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India's Misunderstood War

T. Ananthachari

By Sudeep Chakravarti
Penguin/Viking, New Delhi,, 2008, pp. 352, Rs. 495.00

Edited by P.V. Ramana
Pearson Longman, Delhi, 2008, pp. 240, Rs. 550.00

VOLUME XXXII NUMBER 12 December 2008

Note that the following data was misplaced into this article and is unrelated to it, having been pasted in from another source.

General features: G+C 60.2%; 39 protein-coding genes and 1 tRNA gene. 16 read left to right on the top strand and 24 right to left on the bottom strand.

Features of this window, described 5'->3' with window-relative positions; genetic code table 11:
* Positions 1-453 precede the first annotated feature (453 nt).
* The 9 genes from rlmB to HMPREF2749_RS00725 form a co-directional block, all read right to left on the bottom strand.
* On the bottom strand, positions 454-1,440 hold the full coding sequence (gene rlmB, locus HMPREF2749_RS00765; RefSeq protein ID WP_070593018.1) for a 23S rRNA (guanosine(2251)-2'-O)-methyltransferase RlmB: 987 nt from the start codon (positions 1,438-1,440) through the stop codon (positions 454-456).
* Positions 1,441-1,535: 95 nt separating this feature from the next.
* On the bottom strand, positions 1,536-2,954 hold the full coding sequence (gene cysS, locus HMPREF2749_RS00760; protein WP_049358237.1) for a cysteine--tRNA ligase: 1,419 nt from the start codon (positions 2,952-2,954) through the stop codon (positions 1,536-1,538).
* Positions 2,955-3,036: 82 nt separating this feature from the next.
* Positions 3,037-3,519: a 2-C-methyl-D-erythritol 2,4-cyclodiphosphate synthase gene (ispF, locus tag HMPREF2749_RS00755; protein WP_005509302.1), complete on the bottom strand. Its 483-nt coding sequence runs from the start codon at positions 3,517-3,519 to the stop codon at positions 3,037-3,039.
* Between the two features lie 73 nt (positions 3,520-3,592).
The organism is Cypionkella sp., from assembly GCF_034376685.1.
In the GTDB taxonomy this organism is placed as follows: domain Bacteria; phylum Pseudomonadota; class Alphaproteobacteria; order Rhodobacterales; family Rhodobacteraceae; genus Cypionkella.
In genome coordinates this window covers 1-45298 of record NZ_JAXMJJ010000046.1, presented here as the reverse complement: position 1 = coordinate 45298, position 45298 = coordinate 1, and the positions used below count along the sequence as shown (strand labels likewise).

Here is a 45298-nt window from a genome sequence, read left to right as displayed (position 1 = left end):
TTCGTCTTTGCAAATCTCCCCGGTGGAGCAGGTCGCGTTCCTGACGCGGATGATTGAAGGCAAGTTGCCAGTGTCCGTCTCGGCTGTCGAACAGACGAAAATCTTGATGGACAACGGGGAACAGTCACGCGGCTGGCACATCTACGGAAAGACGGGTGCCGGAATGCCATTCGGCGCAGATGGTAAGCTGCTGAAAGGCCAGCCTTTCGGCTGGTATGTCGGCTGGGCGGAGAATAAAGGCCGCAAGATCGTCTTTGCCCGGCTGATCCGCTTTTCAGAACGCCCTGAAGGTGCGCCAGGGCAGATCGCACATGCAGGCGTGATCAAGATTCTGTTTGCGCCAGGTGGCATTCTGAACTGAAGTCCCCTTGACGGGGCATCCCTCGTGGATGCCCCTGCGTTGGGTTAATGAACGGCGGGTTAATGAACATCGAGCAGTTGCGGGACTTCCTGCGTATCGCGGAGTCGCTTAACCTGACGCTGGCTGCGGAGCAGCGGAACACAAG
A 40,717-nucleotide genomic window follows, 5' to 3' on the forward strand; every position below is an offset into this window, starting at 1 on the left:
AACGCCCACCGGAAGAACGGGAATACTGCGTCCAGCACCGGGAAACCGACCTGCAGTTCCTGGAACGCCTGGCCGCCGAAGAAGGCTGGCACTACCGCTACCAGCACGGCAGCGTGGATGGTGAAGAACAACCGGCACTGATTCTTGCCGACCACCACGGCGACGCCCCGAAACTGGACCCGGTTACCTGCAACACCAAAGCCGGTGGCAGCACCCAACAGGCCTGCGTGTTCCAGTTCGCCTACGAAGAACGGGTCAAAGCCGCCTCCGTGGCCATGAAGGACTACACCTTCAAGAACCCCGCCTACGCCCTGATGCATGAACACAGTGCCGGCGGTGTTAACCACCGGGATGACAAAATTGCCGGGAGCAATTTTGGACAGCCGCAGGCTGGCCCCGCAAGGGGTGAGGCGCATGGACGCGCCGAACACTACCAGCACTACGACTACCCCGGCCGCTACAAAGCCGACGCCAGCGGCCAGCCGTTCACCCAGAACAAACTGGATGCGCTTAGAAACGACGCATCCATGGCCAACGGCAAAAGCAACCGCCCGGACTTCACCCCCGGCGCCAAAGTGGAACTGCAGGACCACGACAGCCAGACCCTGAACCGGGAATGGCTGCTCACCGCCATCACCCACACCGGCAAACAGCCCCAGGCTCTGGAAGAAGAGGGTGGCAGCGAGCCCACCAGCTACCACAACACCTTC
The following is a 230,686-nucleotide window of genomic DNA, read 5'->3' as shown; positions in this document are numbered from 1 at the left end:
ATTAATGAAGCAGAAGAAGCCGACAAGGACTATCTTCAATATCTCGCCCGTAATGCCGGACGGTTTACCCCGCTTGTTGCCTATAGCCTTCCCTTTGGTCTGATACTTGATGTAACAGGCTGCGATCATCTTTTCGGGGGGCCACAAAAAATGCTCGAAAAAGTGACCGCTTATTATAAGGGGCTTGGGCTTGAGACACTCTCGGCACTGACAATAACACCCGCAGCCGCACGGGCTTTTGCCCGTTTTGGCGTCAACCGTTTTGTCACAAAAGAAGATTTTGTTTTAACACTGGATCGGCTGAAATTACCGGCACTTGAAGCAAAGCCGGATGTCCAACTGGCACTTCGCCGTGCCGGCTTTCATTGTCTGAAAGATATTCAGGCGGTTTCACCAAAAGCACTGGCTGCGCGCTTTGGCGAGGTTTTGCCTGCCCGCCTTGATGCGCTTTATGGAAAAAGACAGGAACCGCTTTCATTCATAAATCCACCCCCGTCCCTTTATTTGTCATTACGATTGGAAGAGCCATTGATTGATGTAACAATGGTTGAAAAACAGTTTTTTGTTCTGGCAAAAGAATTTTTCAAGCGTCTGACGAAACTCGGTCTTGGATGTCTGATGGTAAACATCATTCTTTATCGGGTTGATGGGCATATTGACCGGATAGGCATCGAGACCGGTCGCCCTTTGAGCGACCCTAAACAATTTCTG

The books under review are about 'naxalism’ as much as about naxalite violence. The Indian security scene has been dominated by terrorist as well as naxal violence. Whereas the Naxal Movement has been basically of Indian origin, and in the initial stages the leadership of the movement made attempts to get moral, philosophical and material support (from outside) particularly China, the same cannot be said of (global) terrorism which continues to be the handiwork of extremely well organized international net-working (groups). Notwithstanding this basic difference, both continue to be a matter of major concern for our country. Because of the challenges that both pose to the stability and overall integrity of the country it is necessary to avoid comparing and contrasting them, particularly to evolve strategies to counter them.   It is perhaps true that more ( most) people in our country know more about terrorism than about naxalism. ‘For much of middle-class India, Maoism is something vaguely alarming, to do with shifting lines on the country’s map that they see every once in a while in the mainstream media. … these are significant as the lines of control on India’s western border with Pakistan and northern borders with China. These lines within India mark the ideologies of the “oppressor” and the “oppressed”.’ This is not a healthy sign. It is hoped that books like the one under review would help in giving a proper perspective to the many facets of naxalism—socio-economic, political and its impact on security. The two books contain a lot of facts and narratives which will serve this purpose.   The subject dealt with in these books is intriguing for a variety of reasons. Naxals are fired by economic inequalities including social injustice. At the same time, they have not hesitated to target the innocent and poorer segments of the society. They have changed gears from merely fighting for economic justice to capture power and bring about (a) ‘regime change’. And, in the process, the use of violence has been consistently justified. These make the dividing line between ‘naxalism’ and ‘terrorism’ rather thin. What is more important, it also poses enormous practical difficulties in countering ‘naxal violence’ as opposed to ‘terrorist violence’. This is also perhaps one of the reasons the government and its concerned machineries have not been able to follow any consistent policy or strategy in facing them and while tackling the naxal problem. As ...

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